Record rainfall causes major sewage spill in Greensboro; equivalent to gallons of maple syrup that Maine produces in a year

Click on a yellow icon to see the address and amount of sewage spilled.

The City of Greensboro discharged 675,450 gallons of untreated sewage into parts of Buffalo Creek, a tributary of the Cape Fear River, after record rainfall last week overwhelmed wastewater treatment systems.

On Feb. 6, Greensboro received 3.69 inches of rain, according to the National Weather Service. The previous record of 2 inches was set in 1955.

As required by state law, the city issued press releases listing the amounts and addresses of the spills.  “The area was cleaned and lime was spread on ground surface areas,” a city spokesperson wrote.

Because of the volume of water, the pollution was likely diluted in the creek before it reached towns and cities downstream.

A spokeswoman for the NC Department of Environmental Quality said the agency is investigating several wastewater overflows that occurred because of the storm. “Once the five-day reports come in for all of these spills, our staff will make a determination about whether enforcement actions are warranted,” she said.

How much is 675,000 gallons?

  • The State of Maine produced 675,000 gallons of maple syrup in 2016.
  • An Olympic-size swimming pool holds about 660,000 gallons of water.
  • The amount is equal to 21,774 barrels of beer.
  • It would take 1,054 hours for an Airbus ACJ319 to burn through 675,000 gallons of fuel.

Where are the floods? State mapping and alert network will tell you.

Waters are rising along the Neuse River in Smithfield, with peak flooding of 20.3 feet forecast to occur at 1 a.m. tomorrow, according to the NC Flood Inundation Mapping and Alert Network. Flood stage is 15 feet.

The map provides real-time flooding conditions along the state’s rivers, as well as trends. The Haw River at Bynum is at a major flood stage of 17.3 feet, but water levels are expected to drop by tomorrow afternoon. The South Catawba River at Lowell crested at 16.2 feet — major flood stage — around noon today, but the river is expected to subside throughout the evening.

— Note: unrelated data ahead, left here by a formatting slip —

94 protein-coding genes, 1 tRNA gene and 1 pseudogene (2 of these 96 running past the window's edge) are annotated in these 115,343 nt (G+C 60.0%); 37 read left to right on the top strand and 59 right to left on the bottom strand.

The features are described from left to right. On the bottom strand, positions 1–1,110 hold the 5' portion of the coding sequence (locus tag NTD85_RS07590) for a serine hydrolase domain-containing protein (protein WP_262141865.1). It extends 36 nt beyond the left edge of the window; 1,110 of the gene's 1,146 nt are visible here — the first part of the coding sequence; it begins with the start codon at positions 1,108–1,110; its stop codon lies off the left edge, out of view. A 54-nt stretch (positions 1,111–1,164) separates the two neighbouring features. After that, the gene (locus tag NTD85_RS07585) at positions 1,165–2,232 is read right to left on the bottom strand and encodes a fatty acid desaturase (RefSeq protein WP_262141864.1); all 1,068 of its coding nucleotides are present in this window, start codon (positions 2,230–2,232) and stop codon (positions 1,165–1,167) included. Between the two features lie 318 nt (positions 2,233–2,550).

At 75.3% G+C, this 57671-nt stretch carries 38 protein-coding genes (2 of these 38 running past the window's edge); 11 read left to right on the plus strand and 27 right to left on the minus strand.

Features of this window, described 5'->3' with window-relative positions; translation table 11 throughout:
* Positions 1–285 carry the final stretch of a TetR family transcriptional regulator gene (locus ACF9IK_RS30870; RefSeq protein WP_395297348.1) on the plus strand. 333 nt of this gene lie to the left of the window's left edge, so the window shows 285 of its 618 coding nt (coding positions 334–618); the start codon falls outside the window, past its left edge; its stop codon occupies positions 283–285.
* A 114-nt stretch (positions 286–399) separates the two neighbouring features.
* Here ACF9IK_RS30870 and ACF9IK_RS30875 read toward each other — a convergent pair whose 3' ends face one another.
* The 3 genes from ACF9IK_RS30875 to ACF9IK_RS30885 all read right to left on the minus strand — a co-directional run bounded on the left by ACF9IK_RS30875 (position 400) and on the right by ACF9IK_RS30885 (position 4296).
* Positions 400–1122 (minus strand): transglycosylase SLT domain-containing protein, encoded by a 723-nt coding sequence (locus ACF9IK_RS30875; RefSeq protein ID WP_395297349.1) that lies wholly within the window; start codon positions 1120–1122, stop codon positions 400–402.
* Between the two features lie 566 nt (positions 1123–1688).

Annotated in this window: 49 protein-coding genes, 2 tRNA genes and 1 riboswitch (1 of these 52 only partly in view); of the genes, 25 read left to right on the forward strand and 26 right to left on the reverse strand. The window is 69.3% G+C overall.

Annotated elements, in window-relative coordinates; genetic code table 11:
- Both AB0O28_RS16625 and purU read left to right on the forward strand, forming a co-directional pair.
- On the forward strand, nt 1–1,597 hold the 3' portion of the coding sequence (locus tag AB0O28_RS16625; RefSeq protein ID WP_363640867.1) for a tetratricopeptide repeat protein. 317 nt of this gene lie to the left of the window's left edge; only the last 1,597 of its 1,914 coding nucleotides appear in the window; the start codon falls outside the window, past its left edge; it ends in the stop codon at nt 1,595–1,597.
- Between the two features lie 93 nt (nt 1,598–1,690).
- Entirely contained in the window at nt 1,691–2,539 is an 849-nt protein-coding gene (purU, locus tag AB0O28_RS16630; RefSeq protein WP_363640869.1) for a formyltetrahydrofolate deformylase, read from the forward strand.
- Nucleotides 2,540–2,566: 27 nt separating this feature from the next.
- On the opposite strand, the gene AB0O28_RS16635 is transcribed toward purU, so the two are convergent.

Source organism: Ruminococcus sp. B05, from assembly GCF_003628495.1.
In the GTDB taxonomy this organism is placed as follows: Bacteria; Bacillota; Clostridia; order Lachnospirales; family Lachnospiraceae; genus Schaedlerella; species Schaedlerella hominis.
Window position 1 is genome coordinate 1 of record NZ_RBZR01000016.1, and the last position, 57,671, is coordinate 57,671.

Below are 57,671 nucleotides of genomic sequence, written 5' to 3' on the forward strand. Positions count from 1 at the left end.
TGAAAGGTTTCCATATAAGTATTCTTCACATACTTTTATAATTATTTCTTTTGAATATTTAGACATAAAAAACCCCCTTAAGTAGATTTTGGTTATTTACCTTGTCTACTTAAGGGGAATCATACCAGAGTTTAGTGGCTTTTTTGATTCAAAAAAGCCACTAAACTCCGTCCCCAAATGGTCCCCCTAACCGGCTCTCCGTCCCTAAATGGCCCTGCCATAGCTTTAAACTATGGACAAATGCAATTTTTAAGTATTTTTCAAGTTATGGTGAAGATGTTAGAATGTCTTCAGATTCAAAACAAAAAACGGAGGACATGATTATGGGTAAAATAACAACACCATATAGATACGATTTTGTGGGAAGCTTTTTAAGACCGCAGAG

The information is critical for people living in low-lying areas, especially near rivers and in flood plains.

The US Geological Survey also has up-to-date information on flood conditions, including rainfall amounts. Swift Creek near Apex received more than 4 inches of rain over the last two days.


Reverse osmosis removes PFAS better than filtration pitchers — for a price

Drinking water filters in pitchers and refrigerators reduce levels of perfluorinated compounds — PFAS — less effectively than reverse osmosis and two-stage filtration systems, according to a new study conducted by Duke University and NC State University scientists.

Teams lead by professors Heather Stapleton and Detlef Knappe compared the levels of contaminants in raw water and filtered water from 76 point-of-use filters, such as pitchers and in-fridge models. The scientists also tested water from another 13 under-sink reverse osmosis or whole-house systems. The homes were located in central and southeastern North Carolina.

The reverse osmosis and dual-stage systems were “very effective,” Stapleton told reporters today, “and removed at least 90%” of PFAS the scientists tested for. The pitcher, countertop, faucet-mounted and refrigerator filters, which use granulated activated carbon to remove the contaminants, decreased levels by only 50%.

“It’s unclear why,” Stapleton said. The filtration systems are proprietary, and the companies don’t have to release that internal information.

“The whole-house systems were also widely variable,” Stapleton said, “and in some cases actually increased PFAS levels in the water.”

Duke University scientist and professor Heather Stapleton. (Photo: Duke University)

The PFAS-removal efficiency of whole-house systems using activated carbon filters varied widely. In four of the six systems tested, PFSA and PFCA levels actually increased after filtration. Because the systems remove disinfectants used in city water treatment, they can also leave home pipes susceptible to bacterial growth.

“The under-sink reverse osmosis filter is the most efficient system for removing both the PFAS contaminants prevalent in central North Carolina, and the PFEAs, including GenX, found in Wilmington,” said Knappe of NC State. “Unfortunately, they also cost much more than other point-of-use filters. This raises concerns about environmental justice, since PFAS pollution affects more households that struggle financially than those that do not struggle.”

A 10-cup Brita pitcher with two filters runs about $30; replacement filters cost roughly $6 each. But the price of under-sink reverse osmosis systems ranges from $300 to $500, plus installation. Replacement filters run from $80 to $100.